British correspondents remember Bokhari warmly as a "man of ideas" during World War II when, as director-general of broadcasting for India, he helped to interpret the War's aims for all Asia and sought "to popularize the same war we were fighting".
Bokhari's least known accomplishment to the Western world is also his proudest the writing, under the name of Patras, of several humorous short stories which often portray the little man trying to be a big politician and stumbling on situations that he doesn't understand. In 1950, Bokhari became chief of Pakistan's delegation to the U.N.
Today Bokhari continues to impress those who meet him with his charm and wit. But there is a hard, serious core beneath the surface. He does not suffer fools gladly, and his intellectual vanity and brusqueness have rubbed more than one diplomat the wrong way. Under the charm, there is the impatience of the egocentric; Bokhari has been known to wheel away abruptly from a conversation that bored him. He has also been known to coddle a grudge for years - this happened with a photographer who once wrote a critical caption on a picture of him. Both his humour and his earnestness are evidenced in an incident that occurred soon after Bokhari moved into his D.P.I office. He decided to remove a huge map of the world from his wall. When a colleague protested, Bokhari replied that people who come to the U.N. should know geography. "Anyway," he laughed, "Australia was hidden behind the sofa, and that won't do."
Out of his long experience with the cultures and aspirations of many countries, Bokhari has developed his own idea of how peace can be promoted through the U.N., and of how people can be better informed of the U.N.'s aims. Its essence lies in making cosmopolitanism a positive, forceful way of life, and in encouraging a world movement of cosmopolitan leaders.
The dictionary defines a cosmopolitan as "one whose sympathies, interests and culture are not confined to his own race or country - from the Greek cosmos, world; and polites, citizen". The other day Bokhari amplified this definition.
"In my short lifetime," he said, "I have seen my country grow in importance, and I think I'm not wrong in saying that the vital point of history is shifting eastward. This does not mean that Europe and its civilization have suddenly been emptied of importance. But it does mean that people like me, who have every reason to feel grateful to the West I as we certainly do - realize that unless we do something about the tremendous gap of understanding that exists between Asia and the rest of the world, there will inevitably be the most enormous cultural waste in history. Suspicions are splitting the world.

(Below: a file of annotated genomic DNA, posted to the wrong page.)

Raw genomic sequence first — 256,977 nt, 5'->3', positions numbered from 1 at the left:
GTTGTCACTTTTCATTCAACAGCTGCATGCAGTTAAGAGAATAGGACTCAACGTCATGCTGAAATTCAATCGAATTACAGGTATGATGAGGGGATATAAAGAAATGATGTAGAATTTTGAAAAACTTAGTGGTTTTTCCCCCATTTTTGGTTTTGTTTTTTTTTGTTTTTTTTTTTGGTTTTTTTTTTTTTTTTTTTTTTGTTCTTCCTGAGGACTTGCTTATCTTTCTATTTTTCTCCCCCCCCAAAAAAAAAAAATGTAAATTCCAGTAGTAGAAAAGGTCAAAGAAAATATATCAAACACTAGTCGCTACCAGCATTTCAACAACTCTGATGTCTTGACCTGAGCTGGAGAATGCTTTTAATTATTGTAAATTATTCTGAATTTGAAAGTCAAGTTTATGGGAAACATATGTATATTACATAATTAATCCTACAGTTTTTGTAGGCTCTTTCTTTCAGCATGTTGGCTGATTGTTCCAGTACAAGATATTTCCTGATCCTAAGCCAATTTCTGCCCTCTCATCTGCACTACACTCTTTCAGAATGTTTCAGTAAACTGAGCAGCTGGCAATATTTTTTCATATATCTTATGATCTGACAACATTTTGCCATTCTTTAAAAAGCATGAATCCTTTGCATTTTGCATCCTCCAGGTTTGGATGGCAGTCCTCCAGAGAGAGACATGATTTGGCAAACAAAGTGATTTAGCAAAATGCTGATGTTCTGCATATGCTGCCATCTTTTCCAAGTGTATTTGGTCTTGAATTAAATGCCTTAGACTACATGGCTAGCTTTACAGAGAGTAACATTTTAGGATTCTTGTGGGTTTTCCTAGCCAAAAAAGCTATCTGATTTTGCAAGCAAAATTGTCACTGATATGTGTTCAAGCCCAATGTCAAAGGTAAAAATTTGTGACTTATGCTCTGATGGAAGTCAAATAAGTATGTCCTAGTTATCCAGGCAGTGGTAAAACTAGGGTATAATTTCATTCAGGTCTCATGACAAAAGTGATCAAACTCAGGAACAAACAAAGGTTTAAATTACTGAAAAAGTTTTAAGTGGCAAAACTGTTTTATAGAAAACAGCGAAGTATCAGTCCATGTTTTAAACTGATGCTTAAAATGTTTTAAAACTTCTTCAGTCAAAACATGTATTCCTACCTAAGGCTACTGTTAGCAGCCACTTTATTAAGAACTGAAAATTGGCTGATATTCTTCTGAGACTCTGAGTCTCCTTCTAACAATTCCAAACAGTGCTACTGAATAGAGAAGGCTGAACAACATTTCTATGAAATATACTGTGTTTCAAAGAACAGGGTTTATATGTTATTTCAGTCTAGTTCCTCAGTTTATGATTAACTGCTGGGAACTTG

"Yet all over the world there are people interested in people - leaders in anthropology, music, literature, art, science, poetry. Many are at home in their field in any country, whatever its culture. They are the cosmopolitans, and their numbers are growing. They are probably the coming aristocracy of the world - aristocracy in the sense of a certain grandness of sympathy rather than of wealth or position. And the future of the world is in their hands - in cosmopolitanism. They offer the only way out. Perhaps the most important development in the world would be a movement as far away from chauvinism as possible.
"This does not mean that each nation's sovereignty is to be broken down or demolished. But it does mean that sovereignty must be sublimated. At this point of the world's development, it's important for nations to understand that 'your sovereignty' and 'our sovereignty' have greater responsibilities than ever before -for peace and freedom, and for better living throughout the world."
In the past, D.P .I. has been reticent to the point of coyness about promoting the U.N. works that are aiding the world. For the future, Bokhari feels that the department has the task of promoting the concept of cooperation among people. He maintains that the V.N.' s economic, social and technical programmes, by their very nature, are helping nations to understand one another - that the backbone of the whole U.N. programme is the concept that those with resources are to come in contact with those with needs.
He thinks that D.P.I. must proudly show the world how this is being achieved by the U.N. - this promotion of what the preamble to the U.N. charter calls "social progress and better standards of life in larger freedom".
Fundamentally, Bokhari believes that people are misled about the U.N. rather than hostile to it, that they simply don't have the information about what's being done for their benefit. By stimulating talk about the U.N. in all nations, by encouraging cosmopolitan leaders everywhere to get the facts to the people "so that the world will not walk blind" - in this way Bokhari hopes to penetrate public apathy.
"The U.N. cannot be sold in the way that a commodity is sold," he says. "Internationalism is a tiny baby with, so to speak, sixty nationalistic nurses. The surprising thing is not that the darn thing is weak, but that it is living at all."
On a typical day at the U.N. (though he says every man has four or five "typical" days), Bokhari arrives at his tenth-floor office overlooking the East River about 9 A.M. Fully half his time is spent "upstairs with the Secretary General" - sometimes alone on political matters relating to international peace and security; sometimes for discussions with delegations or with the nongovernmental agencies, along with such key people as the Secretary General chooses. To such circles of "quiet diplomacy", Bokhari brings his political sense, his diplomatic experience, his European background -clearly the bridge-builder, in the public relations sense, among people of various cultures.